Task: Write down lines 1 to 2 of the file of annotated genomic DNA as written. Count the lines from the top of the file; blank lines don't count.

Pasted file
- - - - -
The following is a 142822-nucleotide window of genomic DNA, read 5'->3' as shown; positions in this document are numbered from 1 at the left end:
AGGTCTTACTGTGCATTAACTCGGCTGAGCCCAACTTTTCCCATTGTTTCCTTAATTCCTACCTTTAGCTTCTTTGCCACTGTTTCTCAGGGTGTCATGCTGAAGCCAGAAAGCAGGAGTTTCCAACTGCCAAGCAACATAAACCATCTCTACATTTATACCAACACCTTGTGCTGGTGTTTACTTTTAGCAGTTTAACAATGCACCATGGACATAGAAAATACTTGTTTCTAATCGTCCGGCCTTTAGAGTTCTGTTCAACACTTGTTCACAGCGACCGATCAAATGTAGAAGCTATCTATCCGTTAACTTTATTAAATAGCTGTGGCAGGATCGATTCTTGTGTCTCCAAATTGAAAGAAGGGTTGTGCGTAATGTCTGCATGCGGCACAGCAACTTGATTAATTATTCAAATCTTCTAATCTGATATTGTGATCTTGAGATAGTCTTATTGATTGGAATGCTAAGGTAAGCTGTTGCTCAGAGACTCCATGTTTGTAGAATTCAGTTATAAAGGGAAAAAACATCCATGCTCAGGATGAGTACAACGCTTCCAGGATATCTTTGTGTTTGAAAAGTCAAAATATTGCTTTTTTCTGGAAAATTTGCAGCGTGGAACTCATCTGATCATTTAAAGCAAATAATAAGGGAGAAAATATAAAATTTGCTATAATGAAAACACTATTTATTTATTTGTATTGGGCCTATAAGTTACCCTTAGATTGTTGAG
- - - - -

The following is a 142822-nucleotide window of genomic DNA, read 5'->3' as shown; positions in this document are numbered from 1 at the left end:
AGGTCTTACTGTGCATTAACTCGGCTGAGCCCAACTTTTCCCATTGTTTCCTTAATTCCTACCTTTAGCTTCTTTGCCACTGTTTCTCAGGGTGTCATGCTGAAGCCAGAAAGCAGGAGTTTCCAACTGCCAAGCAACATAAACCATCTCTACATTTATACCAACACCTTGTGCTGGTGTTTACTTTTAGCAGTTTAACAATGCACCATGGACATAGAAAATACTTGTTTCTAATCGTCCGGCCTTTAGAGTTCTGTTCAACACTTGTTCACAGCGACCGATCAAATGTAGAAGCTATCTATCCGTTAACTTTATTAAATAGCTGTGGCAGGATCGATTCTTGTGTCTCCAAATTGAAAGAAGGGTTGTGCGTAATGTCTGCATGCGGCACAGCAACTTGATTAATTATTCAAATCTTCTAATCTGATATTGTGATCTTGAGATAGTCTTATTGATTGGAATGCTAAGGTAAGCTGTTGCTCAGAGACTCCATGTTTGTAGAATTCAGTTATAAAGGGAAAAAACATCCATGCTCAGGATGAGTACAACGCTTCCAGGATATCTTTGTGTTTGAAAAGTCAAAATATTGCTTTTTTCTGGAAAATTTGCAGCGTGGAACTCATCTGATCATTTAAAGCAAATAATAAGGGAGAAAATATAAAATTTGCTATAATGAAAACACTATTTATTTATTTGTATTGGGCCTATAAGTTACCCTTAGATTGTTGAG